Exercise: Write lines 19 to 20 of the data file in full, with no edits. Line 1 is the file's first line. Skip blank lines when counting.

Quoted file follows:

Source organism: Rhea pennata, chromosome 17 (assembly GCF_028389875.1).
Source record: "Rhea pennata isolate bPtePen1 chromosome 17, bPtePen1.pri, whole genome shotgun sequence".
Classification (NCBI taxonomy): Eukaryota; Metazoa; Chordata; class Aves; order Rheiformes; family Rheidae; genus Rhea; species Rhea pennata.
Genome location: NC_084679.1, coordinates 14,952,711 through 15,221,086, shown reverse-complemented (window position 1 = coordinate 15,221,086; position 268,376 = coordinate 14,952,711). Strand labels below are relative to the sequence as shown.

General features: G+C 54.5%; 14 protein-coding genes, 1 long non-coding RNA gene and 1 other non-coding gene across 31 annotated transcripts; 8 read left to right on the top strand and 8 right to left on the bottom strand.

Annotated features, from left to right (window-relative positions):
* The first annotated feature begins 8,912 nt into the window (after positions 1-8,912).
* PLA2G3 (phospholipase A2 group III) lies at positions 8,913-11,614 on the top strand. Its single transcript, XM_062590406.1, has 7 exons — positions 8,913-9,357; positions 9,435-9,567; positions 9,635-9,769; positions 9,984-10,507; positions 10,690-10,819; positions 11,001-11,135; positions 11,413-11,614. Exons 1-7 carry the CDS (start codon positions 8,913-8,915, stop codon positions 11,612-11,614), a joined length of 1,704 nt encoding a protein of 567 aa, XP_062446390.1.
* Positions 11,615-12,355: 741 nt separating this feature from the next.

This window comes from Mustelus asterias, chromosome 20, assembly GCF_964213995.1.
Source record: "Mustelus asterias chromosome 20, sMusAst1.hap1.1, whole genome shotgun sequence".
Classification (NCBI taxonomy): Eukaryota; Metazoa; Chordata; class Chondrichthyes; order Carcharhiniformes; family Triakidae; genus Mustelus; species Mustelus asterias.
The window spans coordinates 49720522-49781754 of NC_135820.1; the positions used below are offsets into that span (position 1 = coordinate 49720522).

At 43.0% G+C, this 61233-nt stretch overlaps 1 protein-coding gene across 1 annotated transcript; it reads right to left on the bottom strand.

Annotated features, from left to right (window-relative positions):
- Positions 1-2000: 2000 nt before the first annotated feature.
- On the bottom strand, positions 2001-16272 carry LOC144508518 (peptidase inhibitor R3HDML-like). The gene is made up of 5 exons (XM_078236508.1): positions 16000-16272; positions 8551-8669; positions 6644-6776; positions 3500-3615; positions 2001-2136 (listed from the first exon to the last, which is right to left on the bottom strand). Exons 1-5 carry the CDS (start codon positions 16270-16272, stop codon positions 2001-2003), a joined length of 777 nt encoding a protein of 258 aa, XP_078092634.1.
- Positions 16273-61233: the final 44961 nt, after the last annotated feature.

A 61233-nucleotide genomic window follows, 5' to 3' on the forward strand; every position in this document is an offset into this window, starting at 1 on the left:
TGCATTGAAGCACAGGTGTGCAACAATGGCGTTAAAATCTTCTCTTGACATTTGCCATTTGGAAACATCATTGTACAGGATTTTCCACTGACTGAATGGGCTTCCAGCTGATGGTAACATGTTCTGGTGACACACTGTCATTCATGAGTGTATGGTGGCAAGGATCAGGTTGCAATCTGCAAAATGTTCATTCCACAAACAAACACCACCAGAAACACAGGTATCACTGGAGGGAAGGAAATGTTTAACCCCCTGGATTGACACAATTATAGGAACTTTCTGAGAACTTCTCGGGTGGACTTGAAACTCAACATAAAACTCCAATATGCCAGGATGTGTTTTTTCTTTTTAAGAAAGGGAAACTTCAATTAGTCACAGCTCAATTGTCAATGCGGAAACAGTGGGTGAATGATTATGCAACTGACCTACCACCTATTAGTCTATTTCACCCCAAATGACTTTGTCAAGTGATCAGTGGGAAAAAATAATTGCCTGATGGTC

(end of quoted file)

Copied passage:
A 61233-nucleotide genomic window follows, 5' to 3' on the forward strand; every position in this document is an offset into this window, starting at 1 on the left:
TGCATTGAAGCACAGGTGTGCAACAATGGCGTTAAAATCTTCTCTTGACATTTGCCATTTGGAAACATCATTGTACAGGATTTTCCACTGACTGAATGGGCTTCCAGCTGATGGTAACATGTTCTGGTGACACACTGTCATTCATGAGTGTATGGTGGCAAGGATCAGGTTGCAATCTGCAAAATGTTCATTCCACAAACAAACACCACCAGAAACACAGGTATCACTGGAGGGAAGGAAATGTTTAACCCCCTGGATTGACACAATTATAGGAACTTTCTGAGAACTTCTCGGGTGGACTTGAAACTCAACATAAAACTCCAATATGCCAGGATGTGTTTTTTCTTTTTAAGAAAGGGAAACTTCAATTAGTCACAGCTCAATTGTCAATGCGGAAACAGTGGGTGAATGATTATGCAACTGACCTACCACCTATTAGTCTATTTCACCCCAAATGACTTTGTCAAGTGATCAGTGGGAAAAAATAATTGCCTGATGGTC